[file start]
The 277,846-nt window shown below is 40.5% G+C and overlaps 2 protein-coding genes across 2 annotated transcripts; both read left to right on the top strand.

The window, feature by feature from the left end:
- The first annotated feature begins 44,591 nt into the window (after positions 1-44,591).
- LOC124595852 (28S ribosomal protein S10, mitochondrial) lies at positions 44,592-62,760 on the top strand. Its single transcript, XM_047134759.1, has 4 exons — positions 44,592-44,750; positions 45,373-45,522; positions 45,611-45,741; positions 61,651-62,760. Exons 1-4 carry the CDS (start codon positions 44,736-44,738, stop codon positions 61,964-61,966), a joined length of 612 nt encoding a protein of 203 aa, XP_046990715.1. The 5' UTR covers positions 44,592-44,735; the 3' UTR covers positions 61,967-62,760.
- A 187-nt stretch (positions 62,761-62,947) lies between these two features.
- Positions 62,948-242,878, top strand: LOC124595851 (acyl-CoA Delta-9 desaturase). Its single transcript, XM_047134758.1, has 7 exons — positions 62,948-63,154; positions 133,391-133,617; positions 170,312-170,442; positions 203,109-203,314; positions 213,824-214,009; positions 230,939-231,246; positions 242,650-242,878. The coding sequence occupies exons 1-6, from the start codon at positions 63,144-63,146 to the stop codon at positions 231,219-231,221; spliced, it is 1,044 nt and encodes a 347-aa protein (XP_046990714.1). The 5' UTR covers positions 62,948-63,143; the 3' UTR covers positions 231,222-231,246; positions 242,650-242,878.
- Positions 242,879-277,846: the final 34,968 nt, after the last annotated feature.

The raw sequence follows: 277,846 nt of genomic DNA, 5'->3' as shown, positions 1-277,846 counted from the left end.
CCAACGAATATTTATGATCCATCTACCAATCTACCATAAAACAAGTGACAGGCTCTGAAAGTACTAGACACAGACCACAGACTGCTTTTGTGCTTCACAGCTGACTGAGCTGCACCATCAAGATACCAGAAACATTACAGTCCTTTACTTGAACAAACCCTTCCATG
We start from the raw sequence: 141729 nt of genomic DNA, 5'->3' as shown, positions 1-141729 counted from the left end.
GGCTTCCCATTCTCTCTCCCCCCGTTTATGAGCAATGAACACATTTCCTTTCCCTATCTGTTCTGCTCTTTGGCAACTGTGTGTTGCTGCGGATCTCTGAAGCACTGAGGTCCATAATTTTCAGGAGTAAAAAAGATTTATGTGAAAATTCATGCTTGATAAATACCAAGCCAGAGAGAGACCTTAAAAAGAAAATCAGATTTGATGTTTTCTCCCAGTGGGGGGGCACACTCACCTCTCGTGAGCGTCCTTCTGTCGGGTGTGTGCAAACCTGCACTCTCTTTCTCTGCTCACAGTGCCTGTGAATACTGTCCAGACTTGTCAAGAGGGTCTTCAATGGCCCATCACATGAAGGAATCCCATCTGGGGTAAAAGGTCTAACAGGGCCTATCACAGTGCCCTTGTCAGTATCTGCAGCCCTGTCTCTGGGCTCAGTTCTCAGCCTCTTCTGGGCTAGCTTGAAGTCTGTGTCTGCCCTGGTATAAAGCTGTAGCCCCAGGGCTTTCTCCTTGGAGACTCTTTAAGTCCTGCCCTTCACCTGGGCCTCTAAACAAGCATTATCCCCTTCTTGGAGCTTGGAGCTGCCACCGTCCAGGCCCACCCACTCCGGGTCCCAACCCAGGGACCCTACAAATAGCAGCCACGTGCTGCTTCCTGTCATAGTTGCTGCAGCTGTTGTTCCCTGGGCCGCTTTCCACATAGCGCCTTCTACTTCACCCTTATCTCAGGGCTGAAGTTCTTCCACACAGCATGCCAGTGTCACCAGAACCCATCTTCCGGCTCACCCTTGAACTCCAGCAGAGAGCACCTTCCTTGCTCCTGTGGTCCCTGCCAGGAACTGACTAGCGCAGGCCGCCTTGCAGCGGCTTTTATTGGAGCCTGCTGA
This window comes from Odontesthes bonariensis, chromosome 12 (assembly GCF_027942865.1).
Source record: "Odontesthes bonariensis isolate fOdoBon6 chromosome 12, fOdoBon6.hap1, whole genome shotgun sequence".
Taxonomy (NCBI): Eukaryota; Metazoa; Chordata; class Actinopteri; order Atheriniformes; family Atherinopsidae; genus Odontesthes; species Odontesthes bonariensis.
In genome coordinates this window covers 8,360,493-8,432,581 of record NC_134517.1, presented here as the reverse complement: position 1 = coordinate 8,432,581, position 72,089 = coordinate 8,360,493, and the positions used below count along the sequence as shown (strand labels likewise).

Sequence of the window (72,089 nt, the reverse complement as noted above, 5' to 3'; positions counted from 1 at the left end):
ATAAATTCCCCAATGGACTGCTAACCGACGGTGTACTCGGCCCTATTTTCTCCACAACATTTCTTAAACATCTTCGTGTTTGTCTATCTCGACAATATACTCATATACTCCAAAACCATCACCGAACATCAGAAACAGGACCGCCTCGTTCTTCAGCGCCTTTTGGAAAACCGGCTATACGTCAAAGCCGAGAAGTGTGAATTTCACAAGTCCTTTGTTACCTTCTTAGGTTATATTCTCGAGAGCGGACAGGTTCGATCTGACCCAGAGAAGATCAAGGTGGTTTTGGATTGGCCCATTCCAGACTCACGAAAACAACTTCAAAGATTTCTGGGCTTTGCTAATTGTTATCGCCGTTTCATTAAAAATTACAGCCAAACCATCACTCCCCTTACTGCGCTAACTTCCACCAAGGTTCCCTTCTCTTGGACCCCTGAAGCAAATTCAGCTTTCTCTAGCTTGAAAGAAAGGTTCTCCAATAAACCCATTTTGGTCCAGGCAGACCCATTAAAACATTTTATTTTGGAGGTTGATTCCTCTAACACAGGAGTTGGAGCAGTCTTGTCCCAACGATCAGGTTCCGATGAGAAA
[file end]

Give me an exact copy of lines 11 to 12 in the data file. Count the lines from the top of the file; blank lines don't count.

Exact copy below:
GGCTTCCCATTCTCTCTCCCCCCGTTTATGAGCAATGAACACATTTCCTTTCCCTATCTGTTCTGCTCTTTGGCAACTGTGTGTTGCTGCGGATCTCTGAAGCACTGAGGTCCATAATTTTCAGGAGTAAAAAAGATTTATGTGAAAATTCATGCTTGATAAATACCAAGCCAGAGAGAGACCTTAAAAAGAAAATCAGATTTGATGTTTTCTCCCAGTGGGGGGGCACACTCACCTCTCGTGAGCGTCCTTCTGTCGGGTGTGTGCAAACCTGCACTCTCTTTCTCTGCTCACAGTGCCTGTGAATACTGTCCAGACTTGTCAAGAGGGTCTTCAATGGCCCATCACATGAAGGAATCCCATCTGGGGTAAAAGGTCTAACAGGGCCTATCACAGTGCCCTTGTCAGTATCTGCAGCCCTGTCTCTGGGCTCAGTTCTCAGCCTCTTCTGGGCTAGCTTGAAGTCTGTGTCTGCCCTGGTATAAAGCTGTAGCCCCAGGGCTTTCTCCTTGGAGACTCTTTAAGTCCTGCCCTTCACCTGGGCCTCTAAACAAGCATTATCCCCTTCTTGGAGCTTGGAGCTGCCACCGTCCAGGCCCACCCACTCCGGGTCCCAACCCAGGGACCCTACAAATAGCAGCCACGTGCTGCTTCCTGTCATAGTTGCTGCAGCTGTTGTTCCCTGGGCCGCTTTCCACATAGCGCCTTCTACTTCACCCTTATCTCAGGGCTGAAGTTCTTCCACACAGCATGCCAGTGTCACCAGAACCCATCTTCCGGCTCACCCTTGAACTCCAGCAGAGAGCACCTTCCTTGCTCCTGTGGTCCCTGCCAGGAACTGACTAGCGCAGGCCGCCTTGCAGCGGCTTTTATTGGAGCCTGCTGA
This window comes from Odontesthes bonariensis, chromosome 12 (assembly GCF_027942865.1).